The remaining tenants defaulted $450,000 on overdue mortgage payments. So the Canada Mortgage and Housing Corporation took possession of Rochdale, and the police dragged out residents and debris floor by floor.
After the May 29, 1975 final evictions, the City of Toronto turned the sculpture known as the Unknown Student the other way. The change symbolized a new demand: for everyone to turn their back on the nightmare of Dream Tower. For almost half a century, Rochdale College was forgotten.
The only Rochdalian who still lives in the building walks through the parking garage where he was first introduced to his love for performance. The former rehearsal space for a bunch of theatre kids now houses a black Honda Civic and a navy blue Toyota Corolla. “A few years after Rochdale closed,  I was walking by the building and I saw some ‘For Rent’ signs,” Dan King says. “I thought I’d move in, and I’ve been living here ever since.”
Today, King is the tenant representative of the building called Senator A. Croll Apartments, and the Treasurer of Campus Co-op, the organization that launched Rochdale with Dennis Lee and Howard Adelman.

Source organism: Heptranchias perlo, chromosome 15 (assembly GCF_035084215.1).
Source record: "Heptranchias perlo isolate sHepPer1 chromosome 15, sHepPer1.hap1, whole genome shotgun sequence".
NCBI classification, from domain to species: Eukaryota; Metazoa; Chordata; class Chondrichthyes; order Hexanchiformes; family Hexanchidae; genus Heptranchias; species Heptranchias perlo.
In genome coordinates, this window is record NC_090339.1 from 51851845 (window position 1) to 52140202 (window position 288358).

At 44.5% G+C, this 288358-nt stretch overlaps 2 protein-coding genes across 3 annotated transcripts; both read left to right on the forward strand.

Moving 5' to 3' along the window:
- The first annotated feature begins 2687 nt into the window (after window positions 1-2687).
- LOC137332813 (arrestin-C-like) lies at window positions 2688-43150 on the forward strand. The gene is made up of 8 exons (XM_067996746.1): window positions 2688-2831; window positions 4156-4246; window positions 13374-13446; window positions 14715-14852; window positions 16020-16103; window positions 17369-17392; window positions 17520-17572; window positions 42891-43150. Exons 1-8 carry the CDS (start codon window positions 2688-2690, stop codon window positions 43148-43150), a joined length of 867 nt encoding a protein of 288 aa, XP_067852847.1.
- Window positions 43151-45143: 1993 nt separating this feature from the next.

He opens the door to re-enter the building. As we walk into the elevator, I ask him about his decision to return after everything that went down.
“I guess I wasn’t here for the bad stuff,” King says, who left the college in 1970. “Plus, this is where I really grew up. I was an arrogant kid when I came here. This is where I learned to smarten up.”
The elevator doors close. “Marijuana, Indigenous [reconciliation], environmental advocacy—the hippies were right about a lot,” he says.
After entering the main floor, we notice a woman knocking on the glass on the front entrance. “Hold on,” King says. “I know her.”
He opens up. “Hey! No drug dealers or bums allowed in!” he calls, playfully, before waving her in with an affectionate smile.